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Chapter Summary

The energy sources exploited in the agrarian societies of the past were food for men and working animals, and wood, along with water and wind employed to drive mills and sails. Goods were generally transported by men with little assistance from animals, and the most frequently used tools were axes in the woodlands and spades and hoes in agriculture. Labour productivity rose during this millennium between 4000 and 3000 BC. The epoch that precedes the Industrial Revolution is sometimes called the "Wood Civilisation" thereby contrasting the civilisation of yesterday with the contemporary world, which is based on iron, coal and artificial materials. From the end of the 16th century two alternative fuels, coal and peat, began to be used to overcome the lack of wood; with ultimately decisive consequences to the economy. The taming and use of animals began during the epoch of the Neolithic agricultural revolution.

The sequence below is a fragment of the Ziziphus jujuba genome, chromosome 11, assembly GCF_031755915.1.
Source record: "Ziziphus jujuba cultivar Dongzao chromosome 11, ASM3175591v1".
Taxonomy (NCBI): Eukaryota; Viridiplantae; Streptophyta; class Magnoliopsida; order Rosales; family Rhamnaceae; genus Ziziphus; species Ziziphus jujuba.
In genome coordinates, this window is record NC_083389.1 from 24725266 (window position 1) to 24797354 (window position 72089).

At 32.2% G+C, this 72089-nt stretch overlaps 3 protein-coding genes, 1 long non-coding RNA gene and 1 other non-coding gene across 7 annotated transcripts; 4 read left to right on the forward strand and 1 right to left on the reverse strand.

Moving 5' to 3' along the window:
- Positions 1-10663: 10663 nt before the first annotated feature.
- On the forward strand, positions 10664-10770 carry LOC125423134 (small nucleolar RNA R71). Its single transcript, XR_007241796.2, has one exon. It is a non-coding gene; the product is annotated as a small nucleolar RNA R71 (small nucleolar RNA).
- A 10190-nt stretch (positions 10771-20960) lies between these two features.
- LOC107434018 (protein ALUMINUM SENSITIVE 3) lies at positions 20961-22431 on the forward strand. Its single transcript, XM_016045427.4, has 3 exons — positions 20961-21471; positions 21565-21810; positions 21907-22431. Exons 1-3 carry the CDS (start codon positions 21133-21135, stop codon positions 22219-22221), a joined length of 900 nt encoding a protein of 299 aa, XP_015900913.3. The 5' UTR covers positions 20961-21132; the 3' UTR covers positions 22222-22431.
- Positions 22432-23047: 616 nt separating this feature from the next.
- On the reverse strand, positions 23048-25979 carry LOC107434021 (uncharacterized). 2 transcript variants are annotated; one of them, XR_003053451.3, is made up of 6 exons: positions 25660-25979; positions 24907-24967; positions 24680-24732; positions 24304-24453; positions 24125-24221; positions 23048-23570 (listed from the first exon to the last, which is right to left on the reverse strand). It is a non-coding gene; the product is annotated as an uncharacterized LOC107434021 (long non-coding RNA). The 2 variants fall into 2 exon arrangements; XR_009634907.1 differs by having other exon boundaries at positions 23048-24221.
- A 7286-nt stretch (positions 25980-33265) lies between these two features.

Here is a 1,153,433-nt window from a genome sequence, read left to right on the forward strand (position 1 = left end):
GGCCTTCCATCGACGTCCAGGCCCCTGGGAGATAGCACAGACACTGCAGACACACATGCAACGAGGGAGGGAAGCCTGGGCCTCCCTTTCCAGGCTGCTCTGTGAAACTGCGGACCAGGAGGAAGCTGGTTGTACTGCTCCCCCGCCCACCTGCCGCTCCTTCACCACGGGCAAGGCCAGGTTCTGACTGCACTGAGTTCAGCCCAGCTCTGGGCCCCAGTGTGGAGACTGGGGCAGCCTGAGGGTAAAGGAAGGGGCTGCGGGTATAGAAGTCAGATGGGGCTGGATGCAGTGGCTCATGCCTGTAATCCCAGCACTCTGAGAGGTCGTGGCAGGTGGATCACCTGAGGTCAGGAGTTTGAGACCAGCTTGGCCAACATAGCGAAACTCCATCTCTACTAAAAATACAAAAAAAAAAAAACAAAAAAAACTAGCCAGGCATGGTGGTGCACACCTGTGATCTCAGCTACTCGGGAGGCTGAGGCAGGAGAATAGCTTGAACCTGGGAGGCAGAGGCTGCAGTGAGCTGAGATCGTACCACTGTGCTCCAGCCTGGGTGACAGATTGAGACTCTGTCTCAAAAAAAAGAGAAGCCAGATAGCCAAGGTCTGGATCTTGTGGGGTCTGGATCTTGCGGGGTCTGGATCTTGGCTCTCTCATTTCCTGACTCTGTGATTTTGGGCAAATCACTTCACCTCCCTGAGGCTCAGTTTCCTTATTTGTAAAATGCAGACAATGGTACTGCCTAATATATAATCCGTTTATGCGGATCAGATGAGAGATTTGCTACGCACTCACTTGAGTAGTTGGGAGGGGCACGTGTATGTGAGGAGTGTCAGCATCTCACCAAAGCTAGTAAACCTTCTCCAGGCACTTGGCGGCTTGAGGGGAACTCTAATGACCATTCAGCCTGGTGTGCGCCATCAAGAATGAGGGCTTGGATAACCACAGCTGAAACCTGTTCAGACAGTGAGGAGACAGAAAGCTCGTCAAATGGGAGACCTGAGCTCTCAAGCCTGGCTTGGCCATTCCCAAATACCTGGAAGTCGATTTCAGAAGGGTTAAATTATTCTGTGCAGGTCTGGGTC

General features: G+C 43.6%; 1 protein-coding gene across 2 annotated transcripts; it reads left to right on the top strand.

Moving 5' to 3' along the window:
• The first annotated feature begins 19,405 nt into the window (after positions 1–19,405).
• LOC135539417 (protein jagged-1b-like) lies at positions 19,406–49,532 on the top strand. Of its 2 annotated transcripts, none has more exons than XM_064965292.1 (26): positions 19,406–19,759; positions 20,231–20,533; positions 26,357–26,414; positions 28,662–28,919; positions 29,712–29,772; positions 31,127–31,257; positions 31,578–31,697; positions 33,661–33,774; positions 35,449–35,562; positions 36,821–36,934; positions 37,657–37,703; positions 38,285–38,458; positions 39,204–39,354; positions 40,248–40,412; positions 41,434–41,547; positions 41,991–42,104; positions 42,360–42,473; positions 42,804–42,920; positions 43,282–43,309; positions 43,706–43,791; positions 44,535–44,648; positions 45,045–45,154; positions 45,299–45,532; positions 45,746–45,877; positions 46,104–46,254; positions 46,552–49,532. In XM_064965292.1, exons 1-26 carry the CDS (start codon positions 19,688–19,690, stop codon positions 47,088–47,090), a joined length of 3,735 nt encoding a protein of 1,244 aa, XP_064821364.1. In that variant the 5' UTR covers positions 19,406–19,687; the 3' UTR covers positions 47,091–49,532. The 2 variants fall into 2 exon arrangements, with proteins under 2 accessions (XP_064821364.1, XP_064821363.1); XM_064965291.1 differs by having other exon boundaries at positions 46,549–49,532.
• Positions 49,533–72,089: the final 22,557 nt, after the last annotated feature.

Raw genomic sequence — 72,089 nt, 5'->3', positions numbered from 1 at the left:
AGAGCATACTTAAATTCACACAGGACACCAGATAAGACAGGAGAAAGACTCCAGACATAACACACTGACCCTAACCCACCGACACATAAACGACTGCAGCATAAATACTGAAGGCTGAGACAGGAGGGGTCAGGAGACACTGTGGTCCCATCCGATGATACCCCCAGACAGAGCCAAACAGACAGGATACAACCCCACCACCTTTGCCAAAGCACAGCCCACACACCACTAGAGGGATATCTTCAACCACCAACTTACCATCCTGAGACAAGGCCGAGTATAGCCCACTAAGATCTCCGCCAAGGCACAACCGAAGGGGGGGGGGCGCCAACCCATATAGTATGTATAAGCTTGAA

Keywords: agrarian societies; animals; energy sources; fuels; Industrial Revolution; labour productivity; taming; Wood Civilisation

10.1163/ej.9789004178229.i-428.14
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